Stem vs. Branch

Stem vs. Branch — Is There a Difference?
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Difference Between Stem and Branch

Stemnoun

The stock of a family; a race or generation of progenitors.

Branchnoun

The woody part of a tree arising from the trunk and usually dividing.

Stemnoun

A branch of a family.

Branchnoun

Any of the parts of something that divides like the branch of a tree.

the branch of an antler, a chandelier, or a railway

Stemnoun

An advanced or leading position; the lookout.

Branchnoun

A creek or stream which flows into a larger river. compare Ohio, Pennsylvania and West Virginia run, and New York and New England brook.

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Stemnoun

(botany) The above-ground stalk (technically axis) of a vascular plant, and certain anatomically similar, below-ground organs such as rhizomes, bulbs, tubers, and corms.

Branchnoun

(geometry) One of the portions of a curve that extends outwards to an indefinitely great distance.

the branches of a hyperbola

Stemnoun

A slender supporting member of an individual part of a plant such as a flower or a leaf; also, by analogy, the shaft of a feather.

the stem of an apple or a cherry

Branchnoun

A location of an organization with several locations.

Our main branch is downtown, and we have branches in all major suburbs.

Stemnoun

A narrow part on certain man-made objects, such as a wine glass, a tobacco pipe, a spoon.

Branchnoun

A line of family descent, in distinction from some other line or lines from the same stock; any descendant in such a line.

the English branch of a family
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Stemnoun

(linguistics) The main part of an uninflected word to which affixes may be added to form inflections of the word. A stem often has a more fundamental root. Systematic conjugations and declensions derive from their stems.

Branchnoun

(Mormonism) A local congregation of the LDS Church that is not large enough to form a ward; see Wikipedia article on ward in LDS church.

Stemnoun

(slang) A person's leg.

Branchnoun

An area in business or of knowledge, research.

Stemnoun

(slang) The penis.

Branchnoun

(nautical) A certificate given by Trinity House to a pilot qualified to take navigational control of a ship in British waters.

Stemnoun

(typography) A vertical stroke of a letter.

Branchnoun

(computer architecture) A sequence of code that is conditionally executed.

Stemnoun

(music) A vertical stroke marking the length of a note in written music.

Branchnoun

(computing) A group of related files in a source control system, including for example source code, build scripts, and media such as images.

Stemnoun

(nautical) The vertical or nearly vertical forward extension of the keel, to which the forward ends of the planks or strakes are attached.

Branchnoun

(rail transport) A branch line.

Stemnoun

Component on a bicycle that connects the handlebars to the bicycle fork

Branchverb

(intransitive) To arise from the trunk or a larger branch of a tree.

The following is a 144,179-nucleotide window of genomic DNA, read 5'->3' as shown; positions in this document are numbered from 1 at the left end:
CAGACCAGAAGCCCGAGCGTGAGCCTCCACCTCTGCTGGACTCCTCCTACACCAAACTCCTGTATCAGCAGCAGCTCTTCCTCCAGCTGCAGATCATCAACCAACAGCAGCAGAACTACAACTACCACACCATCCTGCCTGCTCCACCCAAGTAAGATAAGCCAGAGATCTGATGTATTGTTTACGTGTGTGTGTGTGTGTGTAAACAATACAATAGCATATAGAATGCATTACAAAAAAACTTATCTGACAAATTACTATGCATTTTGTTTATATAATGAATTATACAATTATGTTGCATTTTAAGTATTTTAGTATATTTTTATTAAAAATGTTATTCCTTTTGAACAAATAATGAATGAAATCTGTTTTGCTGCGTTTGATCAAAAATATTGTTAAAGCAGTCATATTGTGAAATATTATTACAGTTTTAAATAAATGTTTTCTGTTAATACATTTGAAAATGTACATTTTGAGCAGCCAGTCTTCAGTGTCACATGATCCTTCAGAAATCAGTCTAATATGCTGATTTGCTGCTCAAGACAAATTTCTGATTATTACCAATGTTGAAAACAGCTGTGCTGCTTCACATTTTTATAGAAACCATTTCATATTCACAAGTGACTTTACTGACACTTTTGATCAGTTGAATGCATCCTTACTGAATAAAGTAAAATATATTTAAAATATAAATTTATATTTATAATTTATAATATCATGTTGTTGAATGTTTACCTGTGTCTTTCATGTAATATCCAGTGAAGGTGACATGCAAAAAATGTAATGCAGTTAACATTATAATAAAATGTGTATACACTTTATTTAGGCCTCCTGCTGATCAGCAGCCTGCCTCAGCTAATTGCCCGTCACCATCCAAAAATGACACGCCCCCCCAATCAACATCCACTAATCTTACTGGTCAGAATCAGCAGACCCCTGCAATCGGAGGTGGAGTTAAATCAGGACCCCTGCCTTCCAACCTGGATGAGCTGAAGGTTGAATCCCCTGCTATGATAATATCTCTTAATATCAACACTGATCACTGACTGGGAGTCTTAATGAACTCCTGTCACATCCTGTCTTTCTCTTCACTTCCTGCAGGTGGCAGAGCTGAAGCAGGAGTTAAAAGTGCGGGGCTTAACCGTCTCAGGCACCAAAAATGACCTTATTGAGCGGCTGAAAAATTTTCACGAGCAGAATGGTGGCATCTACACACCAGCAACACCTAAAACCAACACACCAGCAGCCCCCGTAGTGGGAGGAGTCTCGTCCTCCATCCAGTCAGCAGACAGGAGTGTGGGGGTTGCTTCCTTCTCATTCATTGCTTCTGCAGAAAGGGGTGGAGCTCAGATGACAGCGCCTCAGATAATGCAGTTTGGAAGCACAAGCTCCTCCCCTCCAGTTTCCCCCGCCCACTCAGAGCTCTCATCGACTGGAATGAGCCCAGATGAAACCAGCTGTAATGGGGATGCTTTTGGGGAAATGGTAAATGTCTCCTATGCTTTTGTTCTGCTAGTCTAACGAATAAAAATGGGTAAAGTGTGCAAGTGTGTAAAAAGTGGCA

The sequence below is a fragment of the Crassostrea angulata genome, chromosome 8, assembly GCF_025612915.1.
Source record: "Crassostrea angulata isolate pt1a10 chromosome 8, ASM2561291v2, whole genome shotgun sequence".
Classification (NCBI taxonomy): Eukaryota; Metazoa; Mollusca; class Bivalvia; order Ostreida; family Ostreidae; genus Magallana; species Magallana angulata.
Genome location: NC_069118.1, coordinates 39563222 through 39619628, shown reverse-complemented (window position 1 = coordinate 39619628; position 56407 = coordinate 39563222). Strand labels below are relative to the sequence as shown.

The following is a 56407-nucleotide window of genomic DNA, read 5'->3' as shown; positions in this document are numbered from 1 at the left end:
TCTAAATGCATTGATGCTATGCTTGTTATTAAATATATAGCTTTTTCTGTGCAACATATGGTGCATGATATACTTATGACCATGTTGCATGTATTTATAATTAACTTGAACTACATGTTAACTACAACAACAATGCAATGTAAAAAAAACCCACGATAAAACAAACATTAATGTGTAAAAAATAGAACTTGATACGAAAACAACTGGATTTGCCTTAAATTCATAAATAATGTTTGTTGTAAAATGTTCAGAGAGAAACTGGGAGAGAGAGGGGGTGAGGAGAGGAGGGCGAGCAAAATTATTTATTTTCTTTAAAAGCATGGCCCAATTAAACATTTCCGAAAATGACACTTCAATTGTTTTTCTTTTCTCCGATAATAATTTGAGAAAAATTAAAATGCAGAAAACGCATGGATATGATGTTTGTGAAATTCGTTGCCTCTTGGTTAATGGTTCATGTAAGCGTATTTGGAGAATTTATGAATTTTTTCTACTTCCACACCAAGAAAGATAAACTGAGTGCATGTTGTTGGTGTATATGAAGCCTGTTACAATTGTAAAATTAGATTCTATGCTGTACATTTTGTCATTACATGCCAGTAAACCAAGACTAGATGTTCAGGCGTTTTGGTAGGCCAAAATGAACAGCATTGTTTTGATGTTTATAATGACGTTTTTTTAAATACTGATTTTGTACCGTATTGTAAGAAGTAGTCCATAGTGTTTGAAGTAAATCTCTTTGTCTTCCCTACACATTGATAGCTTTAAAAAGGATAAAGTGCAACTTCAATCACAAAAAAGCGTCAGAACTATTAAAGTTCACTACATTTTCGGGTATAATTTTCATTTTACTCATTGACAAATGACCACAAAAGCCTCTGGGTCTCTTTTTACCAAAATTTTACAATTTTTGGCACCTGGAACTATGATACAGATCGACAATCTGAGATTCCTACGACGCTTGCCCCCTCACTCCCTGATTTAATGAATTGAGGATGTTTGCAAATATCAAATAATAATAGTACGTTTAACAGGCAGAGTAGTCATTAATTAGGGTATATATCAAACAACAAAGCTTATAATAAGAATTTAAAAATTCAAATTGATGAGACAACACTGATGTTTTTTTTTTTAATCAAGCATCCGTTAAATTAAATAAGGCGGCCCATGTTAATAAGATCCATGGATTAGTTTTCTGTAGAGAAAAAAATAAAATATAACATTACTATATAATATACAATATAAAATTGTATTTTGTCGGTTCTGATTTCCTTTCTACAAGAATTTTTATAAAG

Stemnoun

(anatomy) A part of an anatomic structure considered without its possible branches or ramifications.

Branchverb

(intransitive) To produce branches.

Stemnoun

(slang) A crack pipe; or the long, hollow portion of a similar pipe (i.e. meth pipe) resembling a crack pipe.

Branchverb

(ambitransitive) To (cause to) divide into separate parts or subdivisions.

Stemnoun

(chiefly British) A winder on a clock, watch, or similar mechanism

Branchverb

To jump to a different location in a program, especially as the result of a conditional statement.

Stemnoun

alternative form of STEM

Branchnoun

an administrative division of some larger or more complex organization;

a branch of Congress

Stemverb

To remove the stem from.

to stem cherries; to stem tobacco leaves

Branchnoun

a division of a stem, or secondary stem arising from the main stem of a plant

Stemverb

To be caused or derived; to originate.

The current crisis stems from the short-sighted politics of the previous government.

Branchnoun

a part of a forked or branching shape;

he broke off one of the branchesthey took the south fork

Stemverb

To descend in a family line.

Branchnoun

a natural consequence of development

Stemverb

To direct the stem (of a ship) against; to make headway against.

Branchnoun

a stream or river connected to a larger one

Stemverb

(obsolete) To hit with the stem of a ship; to ram.

Branchnoun

any projection that is thought to resemble an arm;

the arm of the record playeran arm of the seaa branch of the sewer

Stemverb

To ram (clay, etc.) into a blasting hole.

Branchverb

grow and send out branches or branch-like structures;

these plants ramify early and get to be very large

Stemverb

(transitive) To stop, hinder (for instance, a river or blood).

to stem a tide

Branchverb

divide into two or more branches so as to form a fork;

The road forks

Stemverb

(skiing) To move the feet apart and point the tips of the skis inward in order to slow down the speed or to facilitate a turn.

Stemnoun

(linguistics) the form of a word after all affixes are removed;

thematic vowels are part of the stem

Stemnoun

a slender or elongated structure that supports a plant or fungus or a plant part or plant organ

Stemnoun

cylinder forming a long narrow part of something

Stemnoun

the tube of a tobacco pipe

Stemnoun

front part of a vessel or aircraft;

he pointed the bow of the boat toward the finish line

Stemnoun

a turn made in skiing; the back of one ski is forced outward and the other ski is brought parallel to it

Stemverb

grow out of, have roots in, originate in;

The increase in the national debt stems from the last war

Stemverb

cause to point inward;

stem your skis

Stemverb

stop the flow of a liquid;

staunch the blood flowthem the tide

Stemverb

remove the stem from;

for automatic natural language processing, the words must be stemmed